module Fibonacci where -- lazy infinite sequence of Fibonacci numbers starting with a, b: fibs a b = a : fibs b (a + b) -- lazy infinite sequence of Fibonacci numbers (0, 1, 1, 2, 3, ...): fibonacci = fibs 0 1 -- let Frege infer the types here (it'll be Int -> Int): fibn n = head $ drop n $ fibonacci -- Clojure uses Long by default so this is our public API: fib :: Long -> Long fib n = Int.long $ fibn (Long.int n)
This declares a module (class in the Java bytecode) called
Fibonacci which contains four functions. Even tho' Frege is a (very) strongly typed language, you can often omit the types as it will infer them for you. Starting at the bottom, we have
fib which is declared to take a
Long and return a
Long - and will be compiled down to a static method on the
Fibonacci class and therefore easily callable from Clojure (or Java). It casts its argument
n to an integer, calls
fibn on it, and then casts the result to a
Long to return it to Clojure.
f $ g x is shorthand for
f (g x) that avoids the parentheses.
fibn, in turn starts with the (lazy infinite) sequence of fibonacci numbers and drops the first
n of them (the sequence starts with zero, but I’m treating one as the “first” number) and then returns the first of what’s left (the
$ means we don’t have to write
head (drop n (fibonnaci)). The
fibonacci function takes no arguments and just calls
fibs with the seed values of zero and one.
fibs takes two arguments and returns a sequence with the first argument followed by the fibonacci sequence that starts with the second argument. Frege, like Haskell, is a non-strict (lazy) language so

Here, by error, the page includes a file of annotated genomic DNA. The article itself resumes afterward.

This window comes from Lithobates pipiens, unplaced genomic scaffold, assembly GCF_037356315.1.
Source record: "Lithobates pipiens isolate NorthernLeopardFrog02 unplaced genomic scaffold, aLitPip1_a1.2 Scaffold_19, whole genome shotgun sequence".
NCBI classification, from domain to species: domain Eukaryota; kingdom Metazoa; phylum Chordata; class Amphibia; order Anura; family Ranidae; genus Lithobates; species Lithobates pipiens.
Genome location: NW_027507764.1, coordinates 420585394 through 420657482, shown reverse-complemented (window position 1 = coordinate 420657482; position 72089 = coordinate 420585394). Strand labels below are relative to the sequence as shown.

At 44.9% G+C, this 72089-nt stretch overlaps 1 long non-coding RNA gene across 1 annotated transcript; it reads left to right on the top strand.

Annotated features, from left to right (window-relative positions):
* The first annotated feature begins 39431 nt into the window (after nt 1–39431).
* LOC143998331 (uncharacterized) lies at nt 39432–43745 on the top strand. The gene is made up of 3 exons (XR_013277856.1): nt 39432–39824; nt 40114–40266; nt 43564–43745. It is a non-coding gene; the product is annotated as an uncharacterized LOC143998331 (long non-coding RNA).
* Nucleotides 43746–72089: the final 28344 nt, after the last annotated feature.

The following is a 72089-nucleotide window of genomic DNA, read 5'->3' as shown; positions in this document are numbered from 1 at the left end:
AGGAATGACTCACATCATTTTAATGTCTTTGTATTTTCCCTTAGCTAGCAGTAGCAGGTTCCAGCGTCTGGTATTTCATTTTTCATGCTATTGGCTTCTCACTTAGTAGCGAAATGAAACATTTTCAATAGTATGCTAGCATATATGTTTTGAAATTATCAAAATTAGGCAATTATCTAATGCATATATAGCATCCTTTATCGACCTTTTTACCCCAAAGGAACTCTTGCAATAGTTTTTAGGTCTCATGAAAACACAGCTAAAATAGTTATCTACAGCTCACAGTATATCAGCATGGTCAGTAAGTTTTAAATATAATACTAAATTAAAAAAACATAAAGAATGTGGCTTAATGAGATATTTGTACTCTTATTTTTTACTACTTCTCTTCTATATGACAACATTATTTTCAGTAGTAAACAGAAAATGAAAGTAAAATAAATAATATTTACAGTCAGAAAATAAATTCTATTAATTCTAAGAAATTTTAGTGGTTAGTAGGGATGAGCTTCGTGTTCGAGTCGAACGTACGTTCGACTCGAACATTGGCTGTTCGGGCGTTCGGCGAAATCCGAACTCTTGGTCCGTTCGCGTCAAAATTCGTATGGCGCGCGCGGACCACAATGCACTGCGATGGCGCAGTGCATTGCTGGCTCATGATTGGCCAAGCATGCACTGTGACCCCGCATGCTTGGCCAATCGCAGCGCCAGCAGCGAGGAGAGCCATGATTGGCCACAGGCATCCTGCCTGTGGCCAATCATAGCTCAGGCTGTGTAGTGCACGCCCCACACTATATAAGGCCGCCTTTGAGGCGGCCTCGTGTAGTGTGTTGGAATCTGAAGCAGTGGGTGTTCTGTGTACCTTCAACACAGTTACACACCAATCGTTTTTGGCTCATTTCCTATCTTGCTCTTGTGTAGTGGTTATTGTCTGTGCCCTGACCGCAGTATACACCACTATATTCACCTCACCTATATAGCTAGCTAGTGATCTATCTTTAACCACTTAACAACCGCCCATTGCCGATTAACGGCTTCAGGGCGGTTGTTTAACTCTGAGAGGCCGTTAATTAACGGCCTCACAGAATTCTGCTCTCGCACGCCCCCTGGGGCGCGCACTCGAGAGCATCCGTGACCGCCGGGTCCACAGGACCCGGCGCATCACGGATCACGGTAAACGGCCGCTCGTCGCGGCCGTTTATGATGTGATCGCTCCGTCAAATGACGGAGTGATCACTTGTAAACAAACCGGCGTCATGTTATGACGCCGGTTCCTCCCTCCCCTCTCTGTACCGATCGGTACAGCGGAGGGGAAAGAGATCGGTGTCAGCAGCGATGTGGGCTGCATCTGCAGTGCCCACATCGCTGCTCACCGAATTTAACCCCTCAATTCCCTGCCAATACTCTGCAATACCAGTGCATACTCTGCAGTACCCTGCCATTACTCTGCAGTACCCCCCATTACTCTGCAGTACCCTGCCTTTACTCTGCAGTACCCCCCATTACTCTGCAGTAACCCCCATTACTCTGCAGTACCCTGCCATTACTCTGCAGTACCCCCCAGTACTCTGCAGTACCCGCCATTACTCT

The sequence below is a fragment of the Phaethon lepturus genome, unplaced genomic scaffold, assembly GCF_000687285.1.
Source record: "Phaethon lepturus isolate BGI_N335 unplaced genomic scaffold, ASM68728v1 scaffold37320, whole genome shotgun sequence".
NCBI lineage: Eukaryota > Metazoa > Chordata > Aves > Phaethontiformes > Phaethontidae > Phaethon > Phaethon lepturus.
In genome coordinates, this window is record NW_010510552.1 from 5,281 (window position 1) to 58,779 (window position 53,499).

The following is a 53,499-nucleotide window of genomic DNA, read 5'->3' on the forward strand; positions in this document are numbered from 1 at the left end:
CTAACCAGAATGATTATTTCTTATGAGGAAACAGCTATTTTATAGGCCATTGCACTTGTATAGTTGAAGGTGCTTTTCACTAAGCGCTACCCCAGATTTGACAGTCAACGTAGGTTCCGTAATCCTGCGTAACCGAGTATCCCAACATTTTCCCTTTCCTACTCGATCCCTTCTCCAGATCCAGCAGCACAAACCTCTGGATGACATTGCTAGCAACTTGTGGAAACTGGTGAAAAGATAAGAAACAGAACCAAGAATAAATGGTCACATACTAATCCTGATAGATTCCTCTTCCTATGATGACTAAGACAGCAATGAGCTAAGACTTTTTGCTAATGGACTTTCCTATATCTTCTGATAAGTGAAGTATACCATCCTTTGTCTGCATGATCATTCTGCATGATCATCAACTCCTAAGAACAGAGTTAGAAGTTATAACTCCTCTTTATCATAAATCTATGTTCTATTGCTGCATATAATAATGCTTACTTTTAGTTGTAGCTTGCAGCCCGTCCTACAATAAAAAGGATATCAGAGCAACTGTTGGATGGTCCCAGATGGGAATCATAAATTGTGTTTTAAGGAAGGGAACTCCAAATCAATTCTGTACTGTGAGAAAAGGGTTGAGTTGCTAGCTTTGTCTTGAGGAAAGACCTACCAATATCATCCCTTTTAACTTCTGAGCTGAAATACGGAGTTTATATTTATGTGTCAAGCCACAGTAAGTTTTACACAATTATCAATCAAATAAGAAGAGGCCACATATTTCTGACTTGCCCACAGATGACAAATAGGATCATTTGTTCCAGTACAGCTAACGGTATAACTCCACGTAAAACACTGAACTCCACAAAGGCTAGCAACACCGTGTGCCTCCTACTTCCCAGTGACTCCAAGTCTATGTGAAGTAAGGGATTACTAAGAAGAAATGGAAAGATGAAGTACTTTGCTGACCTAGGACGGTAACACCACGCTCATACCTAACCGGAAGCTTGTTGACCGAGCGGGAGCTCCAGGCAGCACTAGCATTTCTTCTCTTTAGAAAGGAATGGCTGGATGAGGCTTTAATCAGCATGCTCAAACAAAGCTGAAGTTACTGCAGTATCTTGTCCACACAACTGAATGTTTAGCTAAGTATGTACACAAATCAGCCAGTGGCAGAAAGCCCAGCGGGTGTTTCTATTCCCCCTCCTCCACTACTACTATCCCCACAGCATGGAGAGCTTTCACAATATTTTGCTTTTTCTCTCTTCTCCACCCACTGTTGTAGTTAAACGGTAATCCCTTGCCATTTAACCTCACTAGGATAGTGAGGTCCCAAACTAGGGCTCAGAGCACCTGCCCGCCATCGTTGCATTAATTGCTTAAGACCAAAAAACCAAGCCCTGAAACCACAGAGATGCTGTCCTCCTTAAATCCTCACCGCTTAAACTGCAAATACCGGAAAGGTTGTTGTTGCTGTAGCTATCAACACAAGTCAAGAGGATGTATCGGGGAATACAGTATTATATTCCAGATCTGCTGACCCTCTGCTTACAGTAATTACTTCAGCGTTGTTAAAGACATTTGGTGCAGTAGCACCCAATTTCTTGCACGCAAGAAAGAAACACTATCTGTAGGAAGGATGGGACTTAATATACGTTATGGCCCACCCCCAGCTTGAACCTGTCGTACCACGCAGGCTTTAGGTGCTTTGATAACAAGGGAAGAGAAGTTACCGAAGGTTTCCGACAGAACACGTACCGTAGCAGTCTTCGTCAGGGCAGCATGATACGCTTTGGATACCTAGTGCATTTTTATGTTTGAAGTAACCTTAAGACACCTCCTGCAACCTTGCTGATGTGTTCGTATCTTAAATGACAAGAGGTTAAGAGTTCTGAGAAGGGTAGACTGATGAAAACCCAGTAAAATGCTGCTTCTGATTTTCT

fibs isn’t really a recursive call, even tho' it looks like it ought to blow the stack. Instead, when it is called, it returns a list whose first element is (the value of)
a and whose remaining elements will be evaluated as needed - or rather if needed. Technically, it doesn’t even evaluate
a unless you actually refer to the value.
What that means is that when
fib is called, the cast (from
Long) forces evaluation of the call to
fibn, which in turn asks for the
head of … the sequence we get by dropping the first
n elements of … that lazy infinite sequence. So we construct the first
n + 1 elements of the list and then we look at the last one of those, which forces the calculation of that value (yes, the additions are deferred until the value is needed!). We write simple, obvious code that looks like it might be very inefficient but Frege ensures that only the values we actually need are ever calculated - and because of the way the sequence is constructed from previous elements, it means that once we’ve calculated the nth number, all the previous ones are essentially calculated and cached for us. This is possible because our functions are pure (no side effects).
What about the Clojure code? Since Frege compiles modules to classes and certain functions (with basic Java type signatures) to static methods, we simply import the compiled class and call the function we want:
(ns example.core (:import Fibonacci)) ... (Fibonacci/fib 13) ...
We can even play with the code from the REPL:
$ lein do fregec, repl ... example.core=> (Fibonacci/fib 11) 89 example.core=> (Fibonacci/fib 42) 267914296 example.core=>